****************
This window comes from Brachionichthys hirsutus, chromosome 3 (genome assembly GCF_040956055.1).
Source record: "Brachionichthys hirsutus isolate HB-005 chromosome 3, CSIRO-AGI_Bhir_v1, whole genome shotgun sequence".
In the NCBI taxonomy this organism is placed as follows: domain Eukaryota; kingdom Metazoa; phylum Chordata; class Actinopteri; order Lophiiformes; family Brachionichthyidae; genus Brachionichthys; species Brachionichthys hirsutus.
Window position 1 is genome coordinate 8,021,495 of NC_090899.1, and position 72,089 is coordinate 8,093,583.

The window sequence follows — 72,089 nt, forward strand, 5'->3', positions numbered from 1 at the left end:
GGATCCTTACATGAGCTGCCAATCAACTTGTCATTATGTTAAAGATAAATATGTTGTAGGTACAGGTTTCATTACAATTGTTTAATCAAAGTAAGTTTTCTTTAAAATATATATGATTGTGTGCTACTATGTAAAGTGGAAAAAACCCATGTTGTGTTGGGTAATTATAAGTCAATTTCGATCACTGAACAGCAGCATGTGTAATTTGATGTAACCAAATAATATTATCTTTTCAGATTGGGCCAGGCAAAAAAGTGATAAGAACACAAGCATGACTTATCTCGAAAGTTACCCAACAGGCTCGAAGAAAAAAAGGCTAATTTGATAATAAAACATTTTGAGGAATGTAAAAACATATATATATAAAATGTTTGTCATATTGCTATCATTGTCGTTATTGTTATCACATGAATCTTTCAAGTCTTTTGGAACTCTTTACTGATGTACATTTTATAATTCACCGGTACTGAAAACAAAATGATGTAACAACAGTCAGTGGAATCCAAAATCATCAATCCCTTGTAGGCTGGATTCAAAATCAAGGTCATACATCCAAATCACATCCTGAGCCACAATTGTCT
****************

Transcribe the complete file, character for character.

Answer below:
This window comes from Brachionichthys hirsutus, chromosome 3 (genome assembly GCF_040956055.1).
Source record: "Brachionichthys hirsutus isolate HB-005 chromosome 3, CSIRO-AGI_Bhir_v1, whole genome shotgun sequence".
In the NCBI taxonomy this organism is placed as follows: domain Eukaryota; kingdom Metazoa; phylum Chordata; class Actinopteri; order Lophiiformes; family Brachionichthyidae; genus Brachionichthys; species Brachionichthys hirsutus.
Window position 1 is genome coordinate 8,021,495 of NC_090899.1, and position 72,089 is coordinate 8,093,583.

The window sequence follows — 72,089 nt, forward strand, 5'->3', positions numbered from 1 at the left end:
GGATCCTTACATGAGCTGCCAATCAACTTGTCATTATGTTAAAGATAAATATGTTGTAGGTACAGGTTTCATTACAATTGTTTAATCAAAGTAAGTTTTCTTTAAAATATATATGATTGTGTGCTACTATGTAAAGTGGAAAAAACCCATGTTGTGTTGGGTAATTATAAGTCAATTTCGATCACTGAACAGCAGCATGTGTAATTTGATGTAACCAAATAATATTATCTTTTCAGATTGGGCCAGGCAAAAAAGTGATAAGAACACAAGCATGACTTATCTCGAAAGTTACCCAACAGGCTCGAAGAAAAAAAGGCTAATTTGATAATAAAACATTTTGAGGAATGTAAAAACATATATATATAAAATGTTTGTCATATTGCTATCATTGTCGTTATTGTTATCACATGAATCTTTCAAGTCTTTTGGAACTCTTTACTGATGTACATTTTATAATTCACCGGTACTGAAAACAAAATGATGTAACAACAGTCAGTGGAATCCAAAATCATCAATCCCTTGTAGGCTGGATTCAAAATCAAGGTCATACATCCAAATCACATCCTGAGCCACAATTGTCT